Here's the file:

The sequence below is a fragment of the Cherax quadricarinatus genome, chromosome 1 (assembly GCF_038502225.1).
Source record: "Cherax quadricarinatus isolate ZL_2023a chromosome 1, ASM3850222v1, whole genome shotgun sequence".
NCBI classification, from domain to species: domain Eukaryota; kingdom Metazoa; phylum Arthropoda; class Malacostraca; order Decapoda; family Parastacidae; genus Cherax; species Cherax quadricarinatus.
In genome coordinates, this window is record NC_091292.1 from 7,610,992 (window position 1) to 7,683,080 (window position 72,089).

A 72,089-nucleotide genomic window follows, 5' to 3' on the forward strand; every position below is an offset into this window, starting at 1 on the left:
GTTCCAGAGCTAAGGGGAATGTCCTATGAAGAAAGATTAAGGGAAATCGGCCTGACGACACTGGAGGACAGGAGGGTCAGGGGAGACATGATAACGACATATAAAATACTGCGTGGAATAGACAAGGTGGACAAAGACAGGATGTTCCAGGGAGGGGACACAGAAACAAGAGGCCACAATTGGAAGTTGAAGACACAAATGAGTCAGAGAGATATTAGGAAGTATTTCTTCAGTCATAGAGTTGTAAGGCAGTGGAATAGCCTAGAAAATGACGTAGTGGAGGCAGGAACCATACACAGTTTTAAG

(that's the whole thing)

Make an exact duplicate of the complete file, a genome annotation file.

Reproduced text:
The sequence below is a fragment of the Cherax quadricarinatus genome, chromosome 1 (assembly GCF_038502225.1).
Source record: "Cherax quadricarinatus isolate ZL_2023a chromosome 1, ASM3850222v1, whole genome shotgun sequence".
NCBI classification, from domain to species: domain Eukaryota; kingdom Metazoa; phylum Arthropoda; class Malacostraca; order Decapoda; family Parastacidae; genus Cherax; species Cherax quadricarinatus.
In genome coordinates, this window is record NC_091292.1 from 7,610,992 (window position 1) to 7,683,080 (window position 72,089).

A 72,089-nucleotide genomic window follows, 5' to 3' on the forward strand; every position below is an offset into this window, starting at 1 on the left:
GTTCCAGAGCTAAGGGGAATGTCCTATGAAGAAAGATTAAGGGAAATCGGCCTGACGACACTGGAGGACAGGAGGGTCAGGGGAGACATGATAACGACATATAAAATACTGCGTGGAATAGACAAGGTGGACAAAGACAGGATGTTCCAGGGAGGGGACACAGAAACAAGAGGCCACAATTGGAAGTTGAAGACACAAATGAGTCAGAGAGATATTAGGAAGTATTTCTTCAGTCATAGAGTTGTAAGGCAGTGGAATAGCCTAGAAAATGACGTAGTGGAGGCAGGAACCATACACAGTTTTAAG